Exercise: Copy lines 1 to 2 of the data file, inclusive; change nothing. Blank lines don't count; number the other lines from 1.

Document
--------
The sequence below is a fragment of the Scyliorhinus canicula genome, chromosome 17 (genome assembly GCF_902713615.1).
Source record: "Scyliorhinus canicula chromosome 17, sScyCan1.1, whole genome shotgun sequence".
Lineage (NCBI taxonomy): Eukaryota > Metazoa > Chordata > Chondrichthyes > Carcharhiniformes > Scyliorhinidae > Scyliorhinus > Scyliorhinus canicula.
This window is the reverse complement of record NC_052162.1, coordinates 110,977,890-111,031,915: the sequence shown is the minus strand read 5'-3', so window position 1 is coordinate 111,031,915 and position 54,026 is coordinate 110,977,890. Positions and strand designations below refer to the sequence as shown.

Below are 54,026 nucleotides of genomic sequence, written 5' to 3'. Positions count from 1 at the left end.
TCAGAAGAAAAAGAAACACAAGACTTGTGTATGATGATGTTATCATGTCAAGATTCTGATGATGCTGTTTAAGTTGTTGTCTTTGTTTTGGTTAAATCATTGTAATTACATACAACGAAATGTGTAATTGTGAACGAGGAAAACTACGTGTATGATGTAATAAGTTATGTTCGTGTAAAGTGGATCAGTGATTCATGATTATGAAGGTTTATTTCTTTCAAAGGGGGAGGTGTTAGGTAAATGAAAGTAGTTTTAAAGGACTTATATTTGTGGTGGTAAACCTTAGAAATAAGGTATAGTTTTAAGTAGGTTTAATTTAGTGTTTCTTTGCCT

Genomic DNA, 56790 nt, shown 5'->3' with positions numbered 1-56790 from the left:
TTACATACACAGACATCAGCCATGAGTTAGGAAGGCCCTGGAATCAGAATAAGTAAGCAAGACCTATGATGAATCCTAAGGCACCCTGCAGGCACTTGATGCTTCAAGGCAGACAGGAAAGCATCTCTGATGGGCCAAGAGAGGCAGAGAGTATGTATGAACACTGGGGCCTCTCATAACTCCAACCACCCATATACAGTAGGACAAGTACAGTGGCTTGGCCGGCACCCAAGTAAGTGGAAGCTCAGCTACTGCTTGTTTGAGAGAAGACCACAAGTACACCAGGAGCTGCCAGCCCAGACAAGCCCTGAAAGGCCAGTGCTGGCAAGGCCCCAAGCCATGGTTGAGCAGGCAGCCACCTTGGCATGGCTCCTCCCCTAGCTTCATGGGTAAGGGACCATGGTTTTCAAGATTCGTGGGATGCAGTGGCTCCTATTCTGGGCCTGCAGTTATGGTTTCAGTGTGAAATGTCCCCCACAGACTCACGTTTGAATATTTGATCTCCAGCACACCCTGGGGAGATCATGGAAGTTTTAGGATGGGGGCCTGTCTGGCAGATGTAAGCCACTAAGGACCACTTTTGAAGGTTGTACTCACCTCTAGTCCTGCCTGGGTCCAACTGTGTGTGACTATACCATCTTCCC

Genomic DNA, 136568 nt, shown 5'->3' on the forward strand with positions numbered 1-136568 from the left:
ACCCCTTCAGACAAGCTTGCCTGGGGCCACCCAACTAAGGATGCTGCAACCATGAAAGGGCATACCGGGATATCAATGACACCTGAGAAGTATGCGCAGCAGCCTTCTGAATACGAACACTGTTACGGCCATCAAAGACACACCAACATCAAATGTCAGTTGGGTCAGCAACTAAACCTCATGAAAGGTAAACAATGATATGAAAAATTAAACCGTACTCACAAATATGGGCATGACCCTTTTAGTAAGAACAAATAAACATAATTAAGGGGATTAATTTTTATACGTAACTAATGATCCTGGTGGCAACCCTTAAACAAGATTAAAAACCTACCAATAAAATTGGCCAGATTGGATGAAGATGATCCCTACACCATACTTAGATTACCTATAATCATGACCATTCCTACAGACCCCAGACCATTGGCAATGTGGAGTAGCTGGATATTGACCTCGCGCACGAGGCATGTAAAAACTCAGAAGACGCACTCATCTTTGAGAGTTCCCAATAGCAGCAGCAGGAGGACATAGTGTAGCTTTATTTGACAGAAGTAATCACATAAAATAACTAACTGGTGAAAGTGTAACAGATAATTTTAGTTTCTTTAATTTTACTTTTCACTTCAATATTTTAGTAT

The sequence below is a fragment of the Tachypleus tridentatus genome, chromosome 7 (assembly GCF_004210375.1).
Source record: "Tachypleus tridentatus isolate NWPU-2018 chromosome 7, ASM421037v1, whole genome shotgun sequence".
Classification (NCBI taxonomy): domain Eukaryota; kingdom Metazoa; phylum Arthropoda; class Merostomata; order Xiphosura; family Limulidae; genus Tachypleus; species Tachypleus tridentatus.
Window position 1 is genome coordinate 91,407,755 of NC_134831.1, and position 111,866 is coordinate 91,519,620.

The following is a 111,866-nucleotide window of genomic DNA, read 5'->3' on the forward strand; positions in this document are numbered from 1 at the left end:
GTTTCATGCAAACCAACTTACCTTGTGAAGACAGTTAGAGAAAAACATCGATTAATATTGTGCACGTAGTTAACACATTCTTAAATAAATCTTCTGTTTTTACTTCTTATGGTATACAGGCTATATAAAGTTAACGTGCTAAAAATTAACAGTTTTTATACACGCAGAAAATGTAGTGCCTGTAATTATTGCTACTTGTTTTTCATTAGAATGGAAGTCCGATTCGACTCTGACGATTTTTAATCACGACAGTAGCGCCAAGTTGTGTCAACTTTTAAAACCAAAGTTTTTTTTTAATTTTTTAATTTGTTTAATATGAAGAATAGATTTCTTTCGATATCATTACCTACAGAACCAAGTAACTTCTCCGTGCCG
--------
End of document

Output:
The sequence below is a fragment of the Scyliorhinus canicula genome, chromosome 17 (genome assembly GCF_902713615.1).
Source record: "Scyliorhinus canicula chromosome 17, sScyCan1.1, whole genome shotgun sequence".